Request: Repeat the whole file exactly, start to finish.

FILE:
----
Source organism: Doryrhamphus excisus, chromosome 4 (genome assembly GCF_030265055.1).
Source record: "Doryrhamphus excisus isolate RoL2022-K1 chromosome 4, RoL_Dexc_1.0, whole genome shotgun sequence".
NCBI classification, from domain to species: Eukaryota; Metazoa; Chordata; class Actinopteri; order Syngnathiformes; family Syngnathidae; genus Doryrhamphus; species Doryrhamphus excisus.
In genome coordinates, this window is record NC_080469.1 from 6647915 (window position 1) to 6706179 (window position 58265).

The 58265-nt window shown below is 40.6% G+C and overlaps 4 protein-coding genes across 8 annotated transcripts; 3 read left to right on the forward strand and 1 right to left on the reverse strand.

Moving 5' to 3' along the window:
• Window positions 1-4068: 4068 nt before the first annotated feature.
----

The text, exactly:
Source organism: Doryrhamphus excisus, chromosome 4 (genome assembly GCF_030265055.1).
Source record: "Doryrhamphus excisus isolate RoL2022-K1 chromosome 4, RoL_Dexc_1.0, whole genome shotgun sequence".
NCBI classification, from domain to species: Eukaryota; Metazoa; Chordata; class Actinopteri; order Syngnathiformes; family Syngnathidae; genus Doryrhamphus; species Doryrhamphus excisus.
In genome coordinates, this window is record NC_080469.1 from 6647915 (window position 1) to 6706179 (window position 58265).

The 58265-nt window shown below is 40.6% G+C and overlaps 4 protein-coding genes across 8 annotated transcripts; 3 read left to right on the forward strand and 1 right to left on the reverse strand.

Moving 5' to 3' along the window:
• Window positions 1-4068: 4068 nt before the first annotated feature.